July/August 2012
Anthony Heilbut

The Male Soprano

A History of the Quixotic and Nature-Defying Feats of the Men Who Soar Higher Than Maria Callas and Mariah Carey

Discussed: Lauren Bacall, A Bold Confession of Male Insufficiency, Head Tones, The Androgyny of the Angels, Obscurantist Folkies, An Illumination of Moshing, Gospelization, Daddy Grace, A Breathtaking Entrance, Those Girls, The Reign of the Castrati, Jack Black’s Laugh, Pig Squealing

I. “I SING LIKE A CAT”

We love him because he defies nature. Because manhood roars in a bass-baritone, and the Adam’s apple is supposed to swallow the pure, high voice of babes. Yet male voices are always leaping octaves. Rebel yells, farm-boy hollers, broken-voiced shrieks, dog-whistle laughs sound virile enough to their listeners. For most of their teen years, some boys can squeal as high and loud as before their voices changed. And an artfully cultivated falsetto, crooned by an Al Green or BeeGee, has become a vocalized foreplay. That women swoon to such voices has long been apparent, just as men consider Lauren Bacall’s the archetypal bedroom voice. Both sexes are enthralled to hear their natural pitches claimed by a foreign power.

Yet there are some men who dream of notes far higher than Smokey Robinson or David Daniels. They dream of soaring higher than Maria Callas, higher than Mariah Carey. They don’t imagine themselves women; they call themselves male sopranos. Their quixotic attempt, rarely lovely but often thrilling, makes rigid distinctions of gender and culture, biology and physiology, most problematic. For what so boldly confesses male insufficiency as the need to reclaim the vocal birthright of a boy or a woman? In other words, to complete yourself by becoming what you transparently are not?

The soprano voice has never been exclusively female. During the age of the castrato, which sputtered out in the late nineteenth century, throat and chest combined, so that a capon’s range would have a bulldog’s volume. Sopranists (the classical term for male sopranos) have limited themselves to an archaic repertoire: the baroque and early classical eras when roles were composed for their range. But outside of classical music, more-casual attitudes prevailed. To many unsophisticated listeners, the whole apparatus of classical singing is thoroughly artificial, the soprano being only the most extreme version. Thus, the soul singer Wilson Pickett could insist that his falsetto shriek was an “opera note”—it was a soprano high C—and a YouTube clown will summon up “my opera voice,” one three octaves above that in which he speaks.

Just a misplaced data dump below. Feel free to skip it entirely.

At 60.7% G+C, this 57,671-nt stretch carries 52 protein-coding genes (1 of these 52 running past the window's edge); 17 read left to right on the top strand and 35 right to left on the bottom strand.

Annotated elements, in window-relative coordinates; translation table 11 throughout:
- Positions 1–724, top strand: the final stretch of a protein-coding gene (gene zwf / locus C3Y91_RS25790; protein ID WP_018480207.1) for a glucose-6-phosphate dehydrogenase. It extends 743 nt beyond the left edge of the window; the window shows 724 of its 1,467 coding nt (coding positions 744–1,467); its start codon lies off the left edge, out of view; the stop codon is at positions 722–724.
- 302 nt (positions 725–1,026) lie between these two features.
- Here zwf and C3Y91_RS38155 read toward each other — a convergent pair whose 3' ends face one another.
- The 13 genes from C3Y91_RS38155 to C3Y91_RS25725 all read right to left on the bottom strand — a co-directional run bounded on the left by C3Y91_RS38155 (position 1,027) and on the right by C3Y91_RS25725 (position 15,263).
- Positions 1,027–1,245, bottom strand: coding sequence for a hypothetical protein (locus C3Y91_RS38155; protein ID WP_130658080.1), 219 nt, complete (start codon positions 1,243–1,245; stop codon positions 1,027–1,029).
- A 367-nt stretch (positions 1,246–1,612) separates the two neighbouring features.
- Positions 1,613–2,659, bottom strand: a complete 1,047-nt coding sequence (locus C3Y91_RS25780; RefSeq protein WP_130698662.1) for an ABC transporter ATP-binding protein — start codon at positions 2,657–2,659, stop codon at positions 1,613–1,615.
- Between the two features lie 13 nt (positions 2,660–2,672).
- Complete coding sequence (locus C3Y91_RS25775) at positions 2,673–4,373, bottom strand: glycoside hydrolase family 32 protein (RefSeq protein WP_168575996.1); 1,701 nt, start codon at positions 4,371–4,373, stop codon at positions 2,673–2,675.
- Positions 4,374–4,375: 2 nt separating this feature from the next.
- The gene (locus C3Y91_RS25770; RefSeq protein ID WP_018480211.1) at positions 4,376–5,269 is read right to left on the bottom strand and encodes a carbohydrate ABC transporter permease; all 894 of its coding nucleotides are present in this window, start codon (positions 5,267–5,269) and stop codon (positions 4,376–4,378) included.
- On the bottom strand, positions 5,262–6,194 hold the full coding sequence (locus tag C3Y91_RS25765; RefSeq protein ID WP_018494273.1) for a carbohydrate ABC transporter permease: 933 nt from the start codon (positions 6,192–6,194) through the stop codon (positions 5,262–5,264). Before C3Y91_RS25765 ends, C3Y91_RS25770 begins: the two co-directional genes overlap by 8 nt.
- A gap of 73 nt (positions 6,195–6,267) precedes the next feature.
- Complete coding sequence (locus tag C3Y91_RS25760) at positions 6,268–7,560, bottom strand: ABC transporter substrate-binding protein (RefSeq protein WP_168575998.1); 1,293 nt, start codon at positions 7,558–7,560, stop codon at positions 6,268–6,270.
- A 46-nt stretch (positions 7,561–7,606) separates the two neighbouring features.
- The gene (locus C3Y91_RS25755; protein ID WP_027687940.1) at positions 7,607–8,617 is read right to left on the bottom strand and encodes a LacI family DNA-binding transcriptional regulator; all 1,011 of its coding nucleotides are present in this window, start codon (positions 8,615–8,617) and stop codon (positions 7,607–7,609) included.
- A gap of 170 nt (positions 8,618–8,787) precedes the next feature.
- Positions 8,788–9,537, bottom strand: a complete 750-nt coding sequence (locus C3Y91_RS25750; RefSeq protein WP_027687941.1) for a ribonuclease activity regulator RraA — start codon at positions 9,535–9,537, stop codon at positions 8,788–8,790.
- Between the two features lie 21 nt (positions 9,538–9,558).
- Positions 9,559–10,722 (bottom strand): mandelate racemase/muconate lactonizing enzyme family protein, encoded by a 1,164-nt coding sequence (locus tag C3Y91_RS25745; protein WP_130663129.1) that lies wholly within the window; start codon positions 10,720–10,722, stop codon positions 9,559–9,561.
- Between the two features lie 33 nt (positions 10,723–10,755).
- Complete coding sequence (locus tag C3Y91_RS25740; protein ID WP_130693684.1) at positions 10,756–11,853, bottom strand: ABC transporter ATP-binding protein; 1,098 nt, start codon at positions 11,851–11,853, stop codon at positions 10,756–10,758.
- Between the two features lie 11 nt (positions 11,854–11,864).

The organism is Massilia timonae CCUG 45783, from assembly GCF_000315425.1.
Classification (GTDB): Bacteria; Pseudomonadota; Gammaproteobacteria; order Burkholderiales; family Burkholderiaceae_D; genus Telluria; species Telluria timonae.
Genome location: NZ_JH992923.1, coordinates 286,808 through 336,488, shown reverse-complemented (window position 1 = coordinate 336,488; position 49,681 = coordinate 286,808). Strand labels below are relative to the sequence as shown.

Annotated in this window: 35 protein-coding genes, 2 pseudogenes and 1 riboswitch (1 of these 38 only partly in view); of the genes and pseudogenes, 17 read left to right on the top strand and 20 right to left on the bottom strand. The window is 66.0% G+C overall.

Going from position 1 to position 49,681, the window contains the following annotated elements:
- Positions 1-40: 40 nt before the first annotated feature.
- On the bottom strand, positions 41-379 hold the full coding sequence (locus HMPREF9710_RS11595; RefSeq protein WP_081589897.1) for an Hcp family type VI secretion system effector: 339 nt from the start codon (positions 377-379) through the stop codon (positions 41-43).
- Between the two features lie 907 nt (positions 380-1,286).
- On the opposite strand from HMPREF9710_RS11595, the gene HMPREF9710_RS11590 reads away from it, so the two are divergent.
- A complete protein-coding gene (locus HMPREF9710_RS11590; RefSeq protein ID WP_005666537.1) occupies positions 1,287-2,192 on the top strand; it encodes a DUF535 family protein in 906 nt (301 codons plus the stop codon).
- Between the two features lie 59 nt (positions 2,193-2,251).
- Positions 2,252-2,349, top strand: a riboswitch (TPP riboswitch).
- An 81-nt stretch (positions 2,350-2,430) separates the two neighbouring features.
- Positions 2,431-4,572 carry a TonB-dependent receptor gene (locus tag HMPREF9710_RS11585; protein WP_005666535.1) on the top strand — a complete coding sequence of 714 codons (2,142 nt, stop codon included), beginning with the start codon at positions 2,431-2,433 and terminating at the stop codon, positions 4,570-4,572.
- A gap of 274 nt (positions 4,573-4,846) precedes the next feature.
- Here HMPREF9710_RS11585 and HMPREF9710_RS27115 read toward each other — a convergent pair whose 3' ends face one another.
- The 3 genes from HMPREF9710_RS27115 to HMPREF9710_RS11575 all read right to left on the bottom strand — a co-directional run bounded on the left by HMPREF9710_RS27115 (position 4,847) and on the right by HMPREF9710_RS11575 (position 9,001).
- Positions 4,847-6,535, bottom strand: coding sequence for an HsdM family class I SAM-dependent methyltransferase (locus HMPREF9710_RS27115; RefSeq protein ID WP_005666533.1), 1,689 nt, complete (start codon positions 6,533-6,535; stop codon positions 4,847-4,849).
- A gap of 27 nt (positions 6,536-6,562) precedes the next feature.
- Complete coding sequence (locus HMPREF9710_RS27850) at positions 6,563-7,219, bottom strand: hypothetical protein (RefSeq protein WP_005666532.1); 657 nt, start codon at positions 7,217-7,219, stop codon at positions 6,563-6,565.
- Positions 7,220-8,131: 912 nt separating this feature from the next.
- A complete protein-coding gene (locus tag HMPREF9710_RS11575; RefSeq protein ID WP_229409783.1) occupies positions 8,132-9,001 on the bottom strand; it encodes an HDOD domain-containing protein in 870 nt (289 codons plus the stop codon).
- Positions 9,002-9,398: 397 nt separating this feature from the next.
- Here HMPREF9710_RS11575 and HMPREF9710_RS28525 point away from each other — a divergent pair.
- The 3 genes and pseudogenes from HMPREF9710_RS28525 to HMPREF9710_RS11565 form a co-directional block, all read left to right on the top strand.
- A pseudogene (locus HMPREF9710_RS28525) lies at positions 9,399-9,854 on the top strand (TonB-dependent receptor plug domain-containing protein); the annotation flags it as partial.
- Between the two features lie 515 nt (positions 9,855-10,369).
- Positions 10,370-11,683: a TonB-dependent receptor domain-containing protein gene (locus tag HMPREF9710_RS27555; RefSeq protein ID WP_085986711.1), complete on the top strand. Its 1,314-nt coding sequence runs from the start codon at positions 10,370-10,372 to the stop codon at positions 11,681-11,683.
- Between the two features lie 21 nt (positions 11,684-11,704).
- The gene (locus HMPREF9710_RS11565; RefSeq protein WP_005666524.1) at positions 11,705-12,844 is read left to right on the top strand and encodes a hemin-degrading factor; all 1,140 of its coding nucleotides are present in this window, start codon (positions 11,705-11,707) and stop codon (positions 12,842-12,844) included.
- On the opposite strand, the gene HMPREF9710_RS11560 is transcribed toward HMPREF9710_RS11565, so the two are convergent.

In the nineteenth century, an American man could hear falsetto coming from all directions: from the touring opera companies that provided a national entertainment, as well as from blacks and Indians. By the early twentieth century, ballad singing had become the province of sweet-voiced high tenors. John McCormack had the most memorable head tones; later singers, like Donald Novis or Cliff “Ukulele Ike” Edwards, couldn’t match his technique, and their top notes were lighter with more of a feminine sweetness. Extreme ranges were cultivated. One of the earliest record stars was Charles Kellogg, a naturalist on the order of John Muir, who cultivated the vocal range of some American Indians, one that allowed him to sing bird songs with an open throat, supposedly granting him a ten-octave range. The biggest star in vaudeville was a female impersonator who packed them in with his F above high C. Alas, we’re not informed whether that was an F 5, which would have made him a Beach Boy, or an F 6, which would have made him a Queen of the Night.

In all these instances, the sound was identified as genteel and consoling, a lover’s cry as opposed to a bully’s taunt. Perhaps because of the prevalence of castrato singers in the Catholic church, or perhaps because the notes seemed other-worldly and desexualized (a bewhiskered man with a female voice), the sound also became identified as “angelic.” This may have been an echo of the angels’ androgyny, or a forecast of heaven, where neither men nor women exist. The angelic sound wasn’t sexual, except when it was.